What role does hereditary variation play in nature?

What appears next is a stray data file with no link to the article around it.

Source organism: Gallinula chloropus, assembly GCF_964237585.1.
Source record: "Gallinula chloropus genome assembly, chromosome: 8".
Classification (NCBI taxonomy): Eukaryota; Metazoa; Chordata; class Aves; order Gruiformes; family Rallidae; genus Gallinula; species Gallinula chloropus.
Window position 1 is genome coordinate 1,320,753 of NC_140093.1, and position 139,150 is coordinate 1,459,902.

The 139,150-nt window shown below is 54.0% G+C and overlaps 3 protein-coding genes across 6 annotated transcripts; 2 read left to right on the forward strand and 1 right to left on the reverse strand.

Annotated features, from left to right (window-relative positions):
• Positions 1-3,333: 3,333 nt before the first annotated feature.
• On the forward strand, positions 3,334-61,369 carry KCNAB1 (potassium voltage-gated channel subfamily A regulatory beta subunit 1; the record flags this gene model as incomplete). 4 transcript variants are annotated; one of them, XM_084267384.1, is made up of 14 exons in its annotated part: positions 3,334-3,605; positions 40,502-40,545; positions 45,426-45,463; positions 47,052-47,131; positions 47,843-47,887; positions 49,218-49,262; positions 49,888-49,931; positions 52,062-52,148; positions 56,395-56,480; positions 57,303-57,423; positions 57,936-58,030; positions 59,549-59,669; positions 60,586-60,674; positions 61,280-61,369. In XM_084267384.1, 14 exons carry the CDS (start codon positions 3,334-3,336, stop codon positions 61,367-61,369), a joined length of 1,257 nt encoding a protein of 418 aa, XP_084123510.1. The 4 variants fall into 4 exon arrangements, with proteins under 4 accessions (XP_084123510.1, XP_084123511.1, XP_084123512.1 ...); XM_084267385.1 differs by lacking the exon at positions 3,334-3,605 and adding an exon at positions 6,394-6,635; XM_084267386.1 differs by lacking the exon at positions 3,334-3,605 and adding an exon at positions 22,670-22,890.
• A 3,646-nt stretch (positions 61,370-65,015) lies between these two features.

Hereditary variation is the driving force of evolution, which leads to the diversity of genotypes in nature. For example, the divergence of attributes is the basis of the evolutionary process. Any species consists of a large number of populations that differ in a number of ways. But the population does not happen to be homogeneous either: due to mutational variability, there are individuals more and less adapted to the conditions of existence. In populations, recessive mutations that do not manifest themselves phenotypically are constantly accumulating. When the conditions of existence change, the discrepancy of signs begins. This lies in the fact that individuals with extreme manifestations of any trait will mainly survive or die out without leaving offspring. The group of individuals that is best suited to new conditions will actively multiply, passing on useful hereditary traits from generation to generation. The least adapted individuals will quickly die out, and individuals with an intermediate value of the trait will gradually be replaced by more adapted ones. Thus, new subspecies and species arise.

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